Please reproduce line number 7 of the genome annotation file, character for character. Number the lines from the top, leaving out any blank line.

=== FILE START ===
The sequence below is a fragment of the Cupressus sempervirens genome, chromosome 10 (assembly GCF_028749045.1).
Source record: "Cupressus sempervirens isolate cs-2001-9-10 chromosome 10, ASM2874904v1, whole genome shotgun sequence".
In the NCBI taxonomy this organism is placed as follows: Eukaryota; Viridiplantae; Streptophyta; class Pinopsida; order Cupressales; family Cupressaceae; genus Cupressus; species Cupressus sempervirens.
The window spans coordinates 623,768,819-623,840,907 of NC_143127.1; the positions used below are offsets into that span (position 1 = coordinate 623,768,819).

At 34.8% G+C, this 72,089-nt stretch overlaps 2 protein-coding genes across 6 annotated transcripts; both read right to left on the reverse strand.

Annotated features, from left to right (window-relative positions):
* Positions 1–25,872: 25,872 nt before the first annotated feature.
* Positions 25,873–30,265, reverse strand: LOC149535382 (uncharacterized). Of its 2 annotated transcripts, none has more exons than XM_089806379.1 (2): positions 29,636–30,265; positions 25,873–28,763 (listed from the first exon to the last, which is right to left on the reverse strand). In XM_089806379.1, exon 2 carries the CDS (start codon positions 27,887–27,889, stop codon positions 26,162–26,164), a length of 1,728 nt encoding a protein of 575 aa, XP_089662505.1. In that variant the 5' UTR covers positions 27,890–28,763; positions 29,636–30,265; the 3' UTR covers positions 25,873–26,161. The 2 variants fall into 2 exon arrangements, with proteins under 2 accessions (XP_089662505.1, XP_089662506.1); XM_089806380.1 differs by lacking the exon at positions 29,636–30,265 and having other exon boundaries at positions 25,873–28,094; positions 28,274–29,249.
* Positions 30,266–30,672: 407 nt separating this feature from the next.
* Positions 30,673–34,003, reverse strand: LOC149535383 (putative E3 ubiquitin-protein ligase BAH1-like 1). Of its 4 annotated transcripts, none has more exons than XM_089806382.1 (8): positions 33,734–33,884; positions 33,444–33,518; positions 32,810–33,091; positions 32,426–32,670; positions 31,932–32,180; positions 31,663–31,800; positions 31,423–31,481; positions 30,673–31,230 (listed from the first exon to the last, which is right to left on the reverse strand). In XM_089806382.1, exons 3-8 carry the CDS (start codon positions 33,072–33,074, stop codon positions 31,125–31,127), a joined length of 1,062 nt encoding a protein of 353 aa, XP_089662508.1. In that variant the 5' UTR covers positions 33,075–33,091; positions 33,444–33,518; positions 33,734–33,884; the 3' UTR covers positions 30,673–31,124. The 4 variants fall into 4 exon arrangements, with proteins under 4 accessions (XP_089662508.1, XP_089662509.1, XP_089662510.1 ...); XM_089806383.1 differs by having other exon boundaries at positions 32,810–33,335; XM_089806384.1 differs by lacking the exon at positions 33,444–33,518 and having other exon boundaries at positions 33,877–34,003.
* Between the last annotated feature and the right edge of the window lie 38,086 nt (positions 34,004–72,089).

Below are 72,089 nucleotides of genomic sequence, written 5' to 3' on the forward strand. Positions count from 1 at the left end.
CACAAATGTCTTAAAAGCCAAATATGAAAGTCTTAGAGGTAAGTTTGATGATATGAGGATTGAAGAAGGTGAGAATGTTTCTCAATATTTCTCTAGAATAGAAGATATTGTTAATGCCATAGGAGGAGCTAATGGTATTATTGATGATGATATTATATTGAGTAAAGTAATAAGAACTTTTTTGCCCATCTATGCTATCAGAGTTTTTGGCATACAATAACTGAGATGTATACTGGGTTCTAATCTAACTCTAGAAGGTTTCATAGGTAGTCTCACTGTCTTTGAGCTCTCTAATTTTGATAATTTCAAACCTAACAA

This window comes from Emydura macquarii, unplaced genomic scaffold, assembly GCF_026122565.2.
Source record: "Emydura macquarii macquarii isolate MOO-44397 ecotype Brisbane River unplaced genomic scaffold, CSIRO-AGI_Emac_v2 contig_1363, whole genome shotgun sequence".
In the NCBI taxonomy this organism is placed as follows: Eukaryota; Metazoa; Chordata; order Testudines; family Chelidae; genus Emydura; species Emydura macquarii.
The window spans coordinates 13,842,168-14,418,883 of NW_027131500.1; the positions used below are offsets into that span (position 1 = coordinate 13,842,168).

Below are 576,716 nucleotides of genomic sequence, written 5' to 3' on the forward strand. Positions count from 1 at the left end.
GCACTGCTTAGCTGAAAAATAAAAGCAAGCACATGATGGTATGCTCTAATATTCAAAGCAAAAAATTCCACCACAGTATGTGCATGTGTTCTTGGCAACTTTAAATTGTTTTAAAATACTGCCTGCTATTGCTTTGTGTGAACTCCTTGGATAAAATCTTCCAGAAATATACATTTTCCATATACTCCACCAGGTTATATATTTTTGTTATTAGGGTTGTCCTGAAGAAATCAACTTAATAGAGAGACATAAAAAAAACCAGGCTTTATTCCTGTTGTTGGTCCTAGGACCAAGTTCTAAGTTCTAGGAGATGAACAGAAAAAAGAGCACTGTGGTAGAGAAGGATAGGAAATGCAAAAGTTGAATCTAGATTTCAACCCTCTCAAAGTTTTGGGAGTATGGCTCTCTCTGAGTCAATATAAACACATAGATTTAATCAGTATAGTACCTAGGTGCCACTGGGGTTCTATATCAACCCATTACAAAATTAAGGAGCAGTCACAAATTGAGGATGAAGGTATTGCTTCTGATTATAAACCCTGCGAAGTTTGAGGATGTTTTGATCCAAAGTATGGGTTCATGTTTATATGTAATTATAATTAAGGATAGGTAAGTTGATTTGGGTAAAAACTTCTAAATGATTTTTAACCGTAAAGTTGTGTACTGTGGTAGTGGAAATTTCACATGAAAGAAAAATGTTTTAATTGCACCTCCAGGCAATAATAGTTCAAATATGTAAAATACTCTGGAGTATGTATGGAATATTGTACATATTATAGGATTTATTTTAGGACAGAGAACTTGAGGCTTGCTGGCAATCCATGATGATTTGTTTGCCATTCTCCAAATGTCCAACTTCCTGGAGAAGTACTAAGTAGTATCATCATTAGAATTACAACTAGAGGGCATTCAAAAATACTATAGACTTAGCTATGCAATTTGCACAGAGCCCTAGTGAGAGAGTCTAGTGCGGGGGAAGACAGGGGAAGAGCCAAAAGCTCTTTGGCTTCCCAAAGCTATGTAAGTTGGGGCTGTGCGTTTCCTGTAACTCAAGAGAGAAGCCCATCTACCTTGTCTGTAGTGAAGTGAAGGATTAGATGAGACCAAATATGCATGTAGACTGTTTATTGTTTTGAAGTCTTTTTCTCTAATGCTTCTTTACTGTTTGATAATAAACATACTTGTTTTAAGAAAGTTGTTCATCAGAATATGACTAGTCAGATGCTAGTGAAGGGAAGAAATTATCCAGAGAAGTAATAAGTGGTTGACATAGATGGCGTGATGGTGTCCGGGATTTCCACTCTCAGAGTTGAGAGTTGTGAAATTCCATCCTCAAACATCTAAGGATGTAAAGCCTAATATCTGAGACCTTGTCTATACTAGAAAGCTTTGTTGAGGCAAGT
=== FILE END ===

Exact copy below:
* Positions 1–25,872: 25,872 nt before the first annotated feature.